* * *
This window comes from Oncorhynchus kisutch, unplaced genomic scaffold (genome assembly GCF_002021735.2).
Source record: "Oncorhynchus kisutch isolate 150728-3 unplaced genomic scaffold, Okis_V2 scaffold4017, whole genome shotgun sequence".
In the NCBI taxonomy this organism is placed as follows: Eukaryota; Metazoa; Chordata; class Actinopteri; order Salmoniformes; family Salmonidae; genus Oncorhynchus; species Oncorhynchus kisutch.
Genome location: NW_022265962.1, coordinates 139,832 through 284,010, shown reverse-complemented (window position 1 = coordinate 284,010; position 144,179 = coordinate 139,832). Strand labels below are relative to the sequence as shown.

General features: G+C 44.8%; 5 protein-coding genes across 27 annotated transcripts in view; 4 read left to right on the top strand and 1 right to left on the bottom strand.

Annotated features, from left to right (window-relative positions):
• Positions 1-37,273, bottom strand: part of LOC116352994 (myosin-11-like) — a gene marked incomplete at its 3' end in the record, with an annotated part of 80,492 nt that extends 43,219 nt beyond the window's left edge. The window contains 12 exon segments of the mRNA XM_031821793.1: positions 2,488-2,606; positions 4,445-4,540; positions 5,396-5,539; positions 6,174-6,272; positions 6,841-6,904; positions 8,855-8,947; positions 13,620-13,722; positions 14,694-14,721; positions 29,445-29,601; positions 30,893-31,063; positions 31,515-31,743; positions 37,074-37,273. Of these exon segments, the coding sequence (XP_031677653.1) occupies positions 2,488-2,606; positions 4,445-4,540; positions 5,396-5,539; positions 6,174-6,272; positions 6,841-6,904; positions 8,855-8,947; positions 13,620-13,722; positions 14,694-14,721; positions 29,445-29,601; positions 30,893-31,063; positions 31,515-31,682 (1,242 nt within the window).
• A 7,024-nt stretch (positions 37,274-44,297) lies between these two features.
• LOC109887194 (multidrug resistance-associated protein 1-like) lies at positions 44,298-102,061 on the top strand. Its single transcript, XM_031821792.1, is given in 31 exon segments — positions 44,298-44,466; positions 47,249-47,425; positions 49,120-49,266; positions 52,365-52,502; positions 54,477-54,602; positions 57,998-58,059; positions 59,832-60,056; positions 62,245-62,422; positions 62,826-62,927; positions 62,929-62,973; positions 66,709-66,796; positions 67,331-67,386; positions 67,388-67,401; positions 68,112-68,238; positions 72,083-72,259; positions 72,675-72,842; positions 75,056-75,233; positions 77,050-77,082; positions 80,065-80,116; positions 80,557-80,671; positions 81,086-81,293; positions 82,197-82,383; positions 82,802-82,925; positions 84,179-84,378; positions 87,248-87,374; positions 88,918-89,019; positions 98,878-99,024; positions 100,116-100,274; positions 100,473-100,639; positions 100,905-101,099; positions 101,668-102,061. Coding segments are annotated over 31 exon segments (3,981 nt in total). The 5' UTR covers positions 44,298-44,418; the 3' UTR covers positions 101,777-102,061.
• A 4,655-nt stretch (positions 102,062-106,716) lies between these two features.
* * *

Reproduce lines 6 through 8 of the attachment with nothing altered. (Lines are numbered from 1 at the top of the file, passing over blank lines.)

Annotated features, from left to right (window-relative positions):
• Positions 1-37,273, bottom strand: part of LOC116352994 (myosin-11-like) — a gene marked incomplete at its 3' end in the record, with an annotated part of 80,492 nt that extends 43,219 nt beyond the window's left edge. The window contains 12 exon segments of the mRNA XM_031821793.1: positions 2,488-2,606; positions 4,445-4,540; positions 5,396-5,539; positions 6,174-6,272; positions 6,841-6,904; positions 8,855-8,947; positions 13,620-13,722; positions 14,694-14,721; positions 29,445-29,601; positions 30,893-31,063; positions 31,515-31,743; positions 37,074-37,273. Of these exon segments, the coding sequence (XP_031677653.1) occupies positions 2,488-2,606; positions 4,445-4,540; positions 5,396-5,539; positions 6,174-6,272; positions 6,841-6,904; positions 8,855-8,947; positions 13,620-13,722; positions 14,694-14,721; positions 29,445-29,601; positions 30,893-31,063; positions 31,515-31,682 (1,242 nt within the window).
• A 7,024-nt stretch (positions 37,274-44,297) lies between these two features.